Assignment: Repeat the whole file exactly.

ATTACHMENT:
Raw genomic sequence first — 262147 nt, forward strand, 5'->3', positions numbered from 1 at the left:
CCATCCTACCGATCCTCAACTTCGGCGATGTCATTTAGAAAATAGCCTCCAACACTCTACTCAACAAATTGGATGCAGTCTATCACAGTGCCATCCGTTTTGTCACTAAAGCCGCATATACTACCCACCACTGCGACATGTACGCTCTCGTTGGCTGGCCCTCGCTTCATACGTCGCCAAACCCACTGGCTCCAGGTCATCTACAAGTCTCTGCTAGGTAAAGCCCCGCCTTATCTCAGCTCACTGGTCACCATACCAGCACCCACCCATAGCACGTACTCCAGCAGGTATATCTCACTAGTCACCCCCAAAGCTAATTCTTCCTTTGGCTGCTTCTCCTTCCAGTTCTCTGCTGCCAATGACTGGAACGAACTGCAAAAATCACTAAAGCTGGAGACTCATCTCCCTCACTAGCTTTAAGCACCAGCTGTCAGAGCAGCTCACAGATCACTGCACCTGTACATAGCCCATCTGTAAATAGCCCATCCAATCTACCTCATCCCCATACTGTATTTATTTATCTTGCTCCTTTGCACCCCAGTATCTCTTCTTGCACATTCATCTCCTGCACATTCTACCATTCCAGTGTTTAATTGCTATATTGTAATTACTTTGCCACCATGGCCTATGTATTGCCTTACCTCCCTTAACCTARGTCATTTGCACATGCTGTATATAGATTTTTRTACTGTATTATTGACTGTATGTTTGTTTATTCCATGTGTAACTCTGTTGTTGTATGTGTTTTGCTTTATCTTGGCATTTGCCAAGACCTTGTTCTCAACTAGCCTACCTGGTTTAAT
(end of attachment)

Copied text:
Raw genomic sequence first — 262147 nt, forward strand, 5'->3', positions numbered from 1 at the left:
CCATCCTACCGATCCTCAACTTCGGCGATGTCATTTAGAAAATAGCCTCCAACACTCTACTCAACAAATTGGATGCAGTCTATCACAGTGCCATCCGTTTTGTCACTAAAGCCGCATATACTACCCACCACTGCGACATGTACGCTCTCGTTGGCTGGCCCTCGCTTCATACGTCGCCAAACCCACTGGCTCCAGGTCATCTACAAGTCTCTGCTAGGTAAAGCCCCGCCTTATCTCAGCTCACTGGTCACCATACCAGCACCCACCCATAGCACGTACTCCAGCAGGTATATCTCACTAGTCACCCCCAAAGCTAATTCTTCCTTTGGCTGCTTCTCCTTCCAGTTCTCTGCTGCCAATGACTGGAACGAACTGCAAAAATCACTAAAGCTGGAGACTCATCTCCCTCACTAGCTTTAAGCACCAGCTGTCAGAGCAGCTCACAGATCACTGCACCTGTACATAGCCCATCTGTAAATAGCCCATCCAATCTACCTCATCCCCATACTGTATTTATTTATCTTGCTCCTTTGCACCCCAGTATCTCTTCTTGCACATTCATCTCCTGCACATTCTACCATTCCAGTGTTTAATTGCTATATTGTAATTACTTTGCCACCATGGCCTATGTATTGCCTTACCTCCCTTAACCTARGTCATTTGCACATGCTGTATATAGATTTTTRTACTGTATTATTGACTGTATGTTTGTTTATTCCATGTGTAACTCTGTTGTTGTATGTGTTTTGCTTTATCTTGGCATTTGCCAAGACCTTGTTCTCAACTAGCCTACCTGGTTTAAT